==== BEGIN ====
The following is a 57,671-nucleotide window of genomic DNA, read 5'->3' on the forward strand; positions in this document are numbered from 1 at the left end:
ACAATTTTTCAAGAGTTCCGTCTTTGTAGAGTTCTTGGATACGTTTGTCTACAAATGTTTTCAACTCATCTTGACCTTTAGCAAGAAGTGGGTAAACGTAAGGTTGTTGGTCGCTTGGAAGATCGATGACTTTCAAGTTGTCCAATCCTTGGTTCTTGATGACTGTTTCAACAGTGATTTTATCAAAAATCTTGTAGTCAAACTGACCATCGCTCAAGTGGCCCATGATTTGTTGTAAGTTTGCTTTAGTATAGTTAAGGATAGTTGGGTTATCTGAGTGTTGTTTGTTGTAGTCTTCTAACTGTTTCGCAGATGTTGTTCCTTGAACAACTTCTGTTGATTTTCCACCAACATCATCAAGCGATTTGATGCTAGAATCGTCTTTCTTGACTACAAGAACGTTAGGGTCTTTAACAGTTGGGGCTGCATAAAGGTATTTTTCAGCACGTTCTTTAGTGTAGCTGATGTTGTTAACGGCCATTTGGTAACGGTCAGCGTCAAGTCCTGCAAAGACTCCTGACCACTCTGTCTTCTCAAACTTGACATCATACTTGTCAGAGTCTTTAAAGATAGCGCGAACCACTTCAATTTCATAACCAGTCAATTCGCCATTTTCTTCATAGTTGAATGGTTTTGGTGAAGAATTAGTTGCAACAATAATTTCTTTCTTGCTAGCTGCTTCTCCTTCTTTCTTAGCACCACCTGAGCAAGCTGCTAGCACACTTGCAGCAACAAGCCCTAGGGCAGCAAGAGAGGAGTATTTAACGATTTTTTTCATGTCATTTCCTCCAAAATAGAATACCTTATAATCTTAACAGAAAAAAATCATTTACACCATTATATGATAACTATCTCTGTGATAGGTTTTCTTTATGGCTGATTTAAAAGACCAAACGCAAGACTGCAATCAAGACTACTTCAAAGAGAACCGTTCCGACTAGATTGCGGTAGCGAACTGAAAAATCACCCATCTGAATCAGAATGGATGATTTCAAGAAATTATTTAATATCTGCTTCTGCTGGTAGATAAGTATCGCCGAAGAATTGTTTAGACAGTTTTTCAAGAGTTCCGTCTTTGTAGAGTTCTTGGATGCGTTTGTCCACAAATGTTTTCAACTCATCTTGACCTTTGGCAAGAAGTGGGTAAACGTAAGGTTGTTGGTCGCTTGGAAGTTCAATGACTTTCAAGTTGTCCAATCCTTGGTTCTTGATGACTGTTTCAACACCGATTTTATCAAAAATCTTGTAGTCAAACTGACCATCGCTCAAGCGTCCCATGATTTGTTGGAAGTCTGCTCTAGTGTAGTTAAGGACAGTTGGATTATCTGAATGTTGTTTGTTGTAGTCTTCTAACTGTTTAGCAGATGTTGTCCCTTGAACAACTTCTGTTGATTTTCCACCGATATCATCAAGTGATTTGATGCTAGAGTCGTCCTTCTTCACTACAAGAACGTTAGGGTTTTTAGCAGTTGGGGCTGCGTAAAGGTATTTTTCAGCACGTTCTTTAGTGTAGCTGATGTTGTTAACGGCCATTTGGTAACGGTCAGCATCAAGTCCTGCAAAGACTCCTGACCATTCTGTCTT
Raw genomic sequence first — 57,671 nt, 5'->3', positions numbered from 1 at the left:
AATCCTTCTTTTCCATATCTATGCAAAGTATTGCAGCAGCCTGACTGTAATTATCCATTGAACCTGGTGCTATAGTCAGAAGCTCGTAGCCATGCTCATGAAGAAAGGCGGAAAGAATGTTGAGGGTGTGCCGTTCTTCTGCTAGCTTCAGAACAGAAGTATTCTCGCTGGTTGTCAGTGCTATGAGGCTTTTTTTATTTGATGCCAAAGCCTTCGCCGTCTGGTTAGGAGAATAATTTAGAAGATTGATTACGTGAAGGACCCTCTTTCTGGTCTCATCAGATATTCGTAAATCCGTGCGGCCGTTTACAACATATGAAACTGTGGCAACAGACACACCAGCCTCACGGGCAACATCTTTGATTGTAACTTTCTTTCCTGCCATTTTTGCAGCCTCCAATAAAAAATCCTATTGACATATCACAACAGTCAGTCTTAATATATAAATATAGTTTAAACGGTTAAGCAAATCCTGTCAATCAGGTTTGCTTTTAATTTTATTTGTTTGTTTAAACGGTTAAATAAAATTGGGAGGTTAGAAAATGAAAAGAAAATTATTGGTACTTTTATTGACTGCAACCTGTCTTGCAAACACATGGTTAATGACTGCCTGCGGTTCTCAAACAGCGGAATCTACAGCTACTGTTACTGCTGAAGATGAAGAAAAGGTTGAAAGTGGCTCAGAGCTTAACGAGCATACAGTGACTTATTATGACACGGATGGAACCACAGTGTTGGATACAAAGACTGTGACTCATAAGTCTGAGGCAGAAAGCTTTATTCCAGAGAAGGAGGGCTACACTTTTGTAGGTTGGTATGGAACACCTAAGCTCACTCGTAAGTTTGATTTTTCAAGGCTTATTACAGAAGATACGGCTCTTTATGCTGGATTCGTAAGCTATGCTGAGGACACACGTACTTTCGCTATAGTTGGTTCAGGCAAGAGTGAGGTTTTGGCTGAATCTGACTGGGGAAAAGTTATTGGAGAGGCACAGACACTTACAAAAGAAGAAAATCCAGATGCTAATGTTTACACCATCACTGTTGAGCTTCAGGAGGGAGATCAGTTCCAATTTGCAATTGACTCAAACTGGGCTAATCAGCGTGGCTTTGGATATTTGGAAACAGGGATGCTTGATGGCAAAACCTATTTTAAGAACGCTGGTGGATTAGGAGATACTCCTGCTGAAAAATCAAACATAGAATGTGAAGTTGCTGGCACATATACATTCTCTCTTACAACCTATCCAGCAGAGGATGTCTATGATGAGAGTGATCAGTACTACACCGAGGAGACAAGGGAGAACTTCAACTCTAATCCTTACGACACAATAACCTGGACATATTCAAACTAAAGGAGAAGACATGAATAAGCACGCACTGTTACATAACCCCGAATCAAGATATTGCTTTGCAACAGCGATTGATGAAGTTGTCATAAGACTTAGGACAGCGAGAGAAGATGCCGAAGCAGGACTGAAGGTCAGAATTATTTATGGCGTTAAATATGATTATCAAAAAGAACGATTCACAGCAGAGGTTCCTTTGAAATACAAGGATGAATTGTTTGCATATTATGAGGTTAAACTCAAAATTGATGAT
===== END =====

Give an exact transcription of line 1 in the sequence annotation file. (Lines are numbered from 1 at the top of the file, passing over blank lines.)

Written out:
The following is a 57,671-nucleotide window of genomic DNA, read 5'->3' on the forward strand; positions in this document are numbered from 1 at the left end: